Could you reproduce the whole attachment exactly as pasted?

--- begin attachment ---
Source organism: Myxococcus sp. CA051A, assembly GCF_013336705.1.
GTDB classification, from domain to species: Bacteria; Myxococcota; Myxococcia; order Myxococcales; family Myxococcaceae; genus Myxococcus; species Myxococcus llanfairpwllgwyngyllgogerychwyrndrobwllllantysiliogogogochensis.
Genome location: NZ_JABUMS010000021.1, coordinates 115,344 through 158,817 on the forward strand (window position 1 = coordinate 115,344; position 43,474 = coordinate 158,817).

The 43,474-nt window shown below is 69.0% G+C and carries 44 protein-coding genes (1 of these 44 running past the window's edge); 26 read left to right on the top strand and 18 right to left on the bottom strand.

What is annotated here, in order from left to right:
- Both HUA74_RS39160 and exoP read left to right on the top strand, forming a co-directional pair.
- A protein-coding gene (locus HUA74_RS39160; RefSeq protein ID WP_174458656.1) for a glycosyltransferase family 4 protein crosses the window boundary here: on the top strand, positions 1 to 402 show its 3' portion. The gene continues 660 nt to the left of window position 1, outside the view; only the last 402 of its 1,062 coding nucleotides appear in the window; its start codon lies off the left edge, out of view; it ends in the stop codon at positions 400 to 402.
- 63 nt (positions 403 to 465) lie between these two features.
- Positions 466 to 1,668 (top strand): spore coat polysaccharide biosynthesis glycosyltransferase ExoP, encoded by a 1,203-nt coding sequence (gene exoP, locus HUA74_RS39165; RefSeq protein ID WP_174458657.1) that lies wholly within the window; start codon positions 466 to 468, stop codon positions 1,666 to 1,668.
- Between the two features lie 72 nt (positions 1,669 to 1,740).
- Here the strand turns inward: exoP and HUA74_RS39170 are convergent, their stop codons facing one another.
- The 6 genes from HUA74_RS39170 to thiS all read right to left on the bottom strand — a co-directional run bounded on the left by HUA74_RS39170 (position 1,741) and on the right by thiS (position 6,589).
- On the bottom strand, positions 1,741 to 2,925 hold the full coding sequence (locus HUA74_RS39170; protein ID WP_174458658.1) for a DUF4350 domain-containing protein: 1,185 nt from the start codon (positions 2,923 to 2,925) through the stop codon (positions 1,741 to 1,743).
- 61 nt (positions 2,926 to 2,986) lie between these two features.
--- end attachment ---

Source organism: Myxococcus sp. CA051A, assembly GCF_013336705.1.
GTDB classification, from domain to species: Bacteria; Myxococcota; Myxococcia; order Myxococcales; family Myxococcaceae; genus Myxococcus; species Myxococcus llanfairpwllgwyngyllgogerychwyrndrobwllllantysiliogogogochensis.
Genome location: NZ_JABUMS010000021.1, coordinates 115,344 through 158,817 on the forward strand (window position 1 = coordinate 115,344; position 43,474 = coordinate 158,817).

The 43,474-nt window shown below is 69.0% G+C and carries 44 protein-coding genes (1 of these 44 running past the window's edge); 26 read left to right on the top strand and 18 right to left on the bottom strand.

What is annotated here, in order from left to right:
- Both HUA74_RS39160 and exoP read left to right on the top strand, forming a co-directional pair.
- A protein-coding gene (locus HUA74_RS39160; RefSeq protein ID WP_174458656.1) for a glycosyltransferase family 4 protein crosses the window boundary here: on the top strand, positions 1 to 402 show its 3' portion. The gene continues 660 nt to the left of window position 1, outside the view; only the last 402 of its 1,062 coding nucleotides appear in the window; its start codon lies off the left edge, out of view; it ends in the stop codon at positions 400 to 402.
- 63 nt (positions 403 to 465) lie between these two features.
- Positions 466 to 1,668 (top strand): spore coat polysaccharide biosynthesis glycosyltransferase ExoP, encoded by a 1,203-nt coding sequence (gene exoP, locus HUA74_RS39165; RefSeq protein ID WP_174458657.1) that lies wholly within the window; start codon positions 466 to 468, stop codon positions 1,666 to 1,668.
- Between the two features lie 72 nt (positions 1,669 to 1,740).
- Here the strand turns inward: exoP and HUA74_RS39170 are convergent, their stop codons facing one another.
- The 6 genes from HUA74_RS39170 to thiS all read right to left on the bottom strand — a co-directional run bounded on the left by HUA74_RS39170 (position 1,741) and on the right by thiS (position 6,589).
- On the bottom strand, positions 1,741 to 2,925 hold the full coding sequence (locus HUA74_RS39170; protein ID WP_174458658.1) for a DUF4350 domain-containing protein: 1,185 nt from the start codon (positions 2,923 to 2,925) through the stop codon (positions 1,741 to 1,743).
- 61 nt (positions 2,926 to 2,986) lie between these two features.